You’ll have to forgive the Jane Austen/fairytale mash-up here, because it is too apt to ignore. Do you remember Pride and Prejudice’s Mary Bennet? No, not the “light and bright and sparkling” Lizzy, nor the lovely if diffident Jane. Nor the irrepressibly boy-crazy Lydia. Mary: the awkward, ridiculous one with no special beauty, charm, or accomplishments to recommend her. Definitely the ugly duckling of the Bennet household, a figure to be ridiculed and consigned, in the reader’s mind, to future spinsterhood. It is this unpromising middle child that Janice Hadlow lovingly attempts to rehabilitate in the charming tale of hard-won happiness, The Other Bennet Sister.

Much as we all have over the past months, Mary endures a stifling existence almost entirely indoors throughout the first half of the book–whether at home, at balls, or at her various married sisters’ houses. This imprisoning interiority is exacerbated by the reader’s awareness of this “ridiculous” character’s rich, if rather gloomy, inner life. The entirety of Pride and Prejudice is reimagined through the consciousness of this neglected and negligible character; we as readers come to understand the sad underpinnings of Mary’s awkwardness and risible flaws–as well as her painful self-awareness and increasingly desperate efforts to change. Her misery comes to a climax during a disastrous attempt to entertain guests with her music, followed by the public humiliation she suffers at the hands of her ironic father and, most hurtfully, her beloved sister Elizabeth.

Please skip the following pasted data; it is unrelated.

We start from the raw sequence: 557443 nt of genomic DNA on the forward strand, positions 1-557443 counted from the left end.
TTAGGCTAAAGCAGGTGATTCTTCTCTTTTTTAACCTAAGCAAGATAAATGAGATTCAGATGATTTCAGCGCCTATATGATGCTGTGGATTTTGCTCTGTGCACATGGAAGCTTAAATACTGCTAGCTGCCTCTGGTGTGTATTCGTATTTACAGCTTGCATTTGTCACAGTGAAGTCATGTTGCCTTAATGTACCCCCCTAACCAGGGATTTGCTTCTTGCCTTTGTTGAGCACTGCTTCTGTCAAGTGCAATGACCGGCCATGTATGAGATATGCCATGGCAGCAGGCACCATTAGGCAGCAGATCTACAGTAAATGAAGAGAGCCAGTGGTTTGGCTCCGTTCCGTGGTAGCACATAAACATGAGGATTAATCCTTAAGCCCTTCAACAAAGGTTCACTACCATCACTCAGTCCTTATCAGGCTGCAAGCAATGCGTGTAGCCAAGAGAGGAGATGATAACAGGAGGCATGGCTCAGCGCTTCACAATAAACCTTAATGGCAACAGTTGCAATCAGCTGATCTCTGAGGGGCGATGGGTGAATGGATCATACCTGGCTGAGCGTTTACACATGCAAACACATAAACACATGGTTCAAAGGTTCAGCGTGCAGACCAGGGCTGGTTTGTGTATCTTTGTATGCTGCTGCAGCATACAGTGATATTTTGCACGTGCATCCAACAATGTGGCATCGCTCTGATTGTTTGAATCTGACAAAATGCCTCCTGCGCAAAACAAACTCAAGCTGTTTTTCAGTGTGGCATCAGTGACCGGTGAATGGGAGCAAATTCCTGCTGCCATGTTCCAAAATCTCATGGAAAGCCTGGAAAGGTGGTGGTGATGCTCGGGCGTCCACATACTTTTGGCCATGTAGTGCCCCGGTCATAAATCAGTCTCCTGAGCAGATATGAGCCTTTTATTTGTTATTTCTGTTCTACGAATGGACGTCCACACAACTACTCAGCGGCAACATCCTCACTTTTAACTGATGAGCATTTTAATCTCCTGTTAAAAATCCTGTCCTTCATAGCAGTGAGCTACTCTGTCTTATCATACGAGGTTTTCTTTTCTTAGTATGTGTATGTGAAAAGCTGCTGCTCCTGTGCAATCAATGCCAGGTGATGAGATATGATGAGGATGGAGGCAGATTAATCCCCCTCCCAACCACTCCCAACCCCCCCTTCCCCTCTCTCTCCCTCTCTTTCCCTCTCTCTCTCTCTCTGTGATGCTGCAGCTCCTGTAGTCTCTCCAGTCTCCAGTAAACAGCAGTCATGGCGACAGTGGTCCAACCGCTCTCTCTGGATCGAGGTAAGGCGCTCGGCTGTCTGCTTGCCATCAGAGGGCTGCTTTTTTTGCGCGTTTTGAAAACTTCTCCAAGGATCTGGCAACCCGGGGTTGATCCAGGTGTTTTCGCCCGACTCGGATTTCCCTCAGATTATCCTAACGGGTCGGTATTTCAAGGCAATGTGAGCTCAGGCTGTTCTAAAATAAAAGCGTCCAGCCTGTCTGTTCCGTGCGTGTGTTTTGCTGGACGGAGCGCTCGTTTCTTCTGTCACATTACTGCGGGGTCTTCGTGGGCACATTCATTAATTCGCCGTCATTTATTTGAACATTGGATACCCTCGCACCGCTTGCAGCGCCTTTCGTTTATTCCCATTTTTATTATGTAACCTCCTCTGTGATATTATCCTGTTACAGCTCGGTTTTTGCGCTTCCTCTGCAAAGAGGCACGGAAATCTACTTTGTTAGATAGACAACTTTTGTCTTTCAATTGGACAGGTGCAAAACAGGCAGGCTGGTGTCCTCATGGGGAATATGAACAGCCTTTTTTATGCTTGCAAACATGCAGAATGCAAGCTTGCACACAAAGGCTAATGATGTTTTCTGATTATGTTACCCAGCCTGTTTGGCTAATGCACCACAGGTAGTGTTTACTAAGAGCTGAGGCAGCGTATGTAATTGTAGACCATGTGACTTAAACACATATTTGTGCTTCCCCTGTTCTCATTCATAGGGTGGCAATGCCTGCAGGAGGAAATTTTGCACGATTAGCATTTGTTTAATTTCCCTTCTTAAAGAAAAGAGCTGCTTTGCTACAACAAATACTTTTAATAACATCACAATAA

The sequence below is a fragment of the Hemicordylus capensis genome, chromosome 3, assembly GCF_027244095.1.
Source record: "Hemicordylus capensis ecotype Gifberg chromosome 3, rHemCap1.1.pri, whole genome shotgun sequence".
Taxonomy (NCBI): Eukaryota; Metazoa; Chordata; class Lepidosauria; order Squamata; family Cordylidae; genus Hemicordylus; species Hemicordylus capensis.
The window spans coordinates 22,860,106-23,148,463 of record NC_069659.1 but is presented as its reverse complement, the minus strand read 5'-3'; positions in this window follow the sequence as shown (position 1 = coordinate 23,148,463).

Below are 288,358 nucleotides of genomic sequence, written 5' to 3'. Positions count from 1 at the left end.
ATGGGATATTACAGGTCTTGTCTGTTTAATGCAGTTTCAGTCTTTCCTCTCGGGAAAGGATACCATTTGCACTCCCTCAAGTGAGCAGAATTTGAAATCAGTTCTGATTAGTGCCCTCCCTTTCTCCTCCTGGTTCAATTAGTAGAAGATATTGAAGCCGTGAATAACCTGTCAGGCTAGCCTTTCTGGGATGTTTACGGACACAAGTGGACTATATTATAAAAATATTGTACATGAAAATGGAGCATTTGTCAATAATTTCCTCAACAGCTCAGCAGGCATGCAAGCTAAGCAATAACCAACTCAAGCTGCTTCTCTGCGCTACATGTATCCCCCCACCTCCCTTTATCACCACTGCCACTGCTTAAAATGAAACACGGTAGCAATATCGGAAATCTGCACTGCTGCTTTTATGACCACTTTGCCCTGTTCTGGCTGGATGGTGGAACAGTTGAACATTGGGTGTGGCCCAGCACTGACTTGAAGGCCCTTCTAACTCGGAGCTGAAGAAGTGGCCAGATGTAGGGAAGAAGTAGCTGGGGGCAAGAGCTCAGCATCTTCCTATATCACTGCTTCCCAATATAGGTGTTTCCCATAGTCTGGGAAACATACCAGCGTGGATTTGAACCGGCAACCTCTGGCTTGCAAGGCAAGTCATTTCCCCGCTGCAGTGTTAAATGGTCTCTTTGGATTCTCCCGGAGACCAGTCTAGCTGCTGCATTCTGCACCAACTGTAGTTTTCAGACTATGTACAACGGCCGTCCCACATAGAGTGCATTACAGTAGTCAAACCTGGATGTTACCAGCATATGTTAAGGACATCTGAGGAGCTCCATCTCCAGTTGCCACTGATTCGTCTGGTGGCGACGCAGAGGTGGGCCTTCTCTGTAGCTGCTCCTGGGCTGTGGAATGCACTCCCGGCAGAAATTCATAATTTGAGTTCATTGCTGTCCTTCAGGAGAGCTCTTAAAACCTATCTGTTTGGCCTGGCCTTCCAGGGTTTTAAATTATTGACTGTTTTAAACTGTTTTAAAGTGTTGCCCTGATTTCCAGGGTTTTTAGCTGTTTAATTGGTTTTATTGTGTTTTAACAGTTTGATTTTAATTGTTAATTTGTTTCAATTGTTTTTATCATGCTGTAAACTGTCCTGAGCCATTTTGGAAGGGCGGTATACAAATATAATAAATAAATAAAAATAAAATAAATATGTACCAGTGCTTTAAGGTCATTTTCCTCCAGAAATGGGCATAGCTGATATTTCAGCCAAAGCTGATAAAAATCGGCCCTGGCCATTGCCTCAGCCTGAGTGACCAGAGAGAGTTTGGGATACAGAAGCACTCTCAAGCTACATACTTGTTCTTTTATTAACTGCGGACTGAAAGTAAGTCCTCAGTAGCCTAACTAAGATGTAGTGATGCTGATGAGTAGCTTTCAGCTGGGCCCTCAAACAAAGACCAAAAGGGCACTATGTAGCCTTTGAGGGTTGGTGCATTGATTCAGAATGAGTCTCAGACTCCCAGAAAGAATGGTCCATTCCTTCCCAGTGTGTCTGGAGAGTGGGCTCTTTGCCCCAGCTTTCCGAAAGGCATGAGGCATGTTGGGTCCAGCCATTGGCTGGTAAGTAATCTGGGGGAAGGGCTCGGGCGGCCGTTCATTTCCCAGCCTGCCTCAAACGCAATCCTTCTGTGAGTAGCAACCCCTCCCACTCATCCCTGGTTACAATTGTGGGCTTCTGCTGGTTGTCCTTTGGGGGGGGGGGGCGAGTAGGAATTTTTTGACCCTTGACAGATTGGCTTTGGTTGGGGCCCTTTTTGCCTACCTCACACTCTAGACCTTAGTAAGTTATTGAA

The book’s second half witnesses a slow but certain emergence into the sunlight, as Mary escapes the confines of Meryton and discovers the comforts of her sympathetic extended family and the exhilaration of anonymity in London. Here, she finally gets a genuine chance to reinvent herself–to discover her own self-worth and even to make a bid for lasting happiness. The transformation Hadlow effects is both natural and extraordinarily well done; a stately Austenian plot pace is preserved, even to the cadences and structure of the sentences. Readers will feel themselves to be in familiar territory, with one vital difference: Mary struggles to master her destiny and grasp happiness with both hands. She’s baulked by convention and frustrated by the role of her sex, but she perseveres. Does the ugly duckling attain swanhood? You may just have to find out for yourself!

One of the catalysts for Mary’s transformation is a newfound appreciation for Romantic poetry, especially selections from William Wordsworth’s Lyrical Ballads (available on hoopla) such as “Lines Composed a Few Miles Above Tintern Abbey” and “Composed Upon Westminster Bridge,” both of which extol the beauties of nature and the importance of a rich emotional life. You might try them for yourself–and if you’d like a companion soundtrack for your reading, have a listen to the album The Music of Jane Austen, a compilation of themes from various film adaptations.

You can find The Other Bennet Sister in both ebook and audiobook format on Overdrive/Libby. Feel free to share your reactions to this tale in the comments below!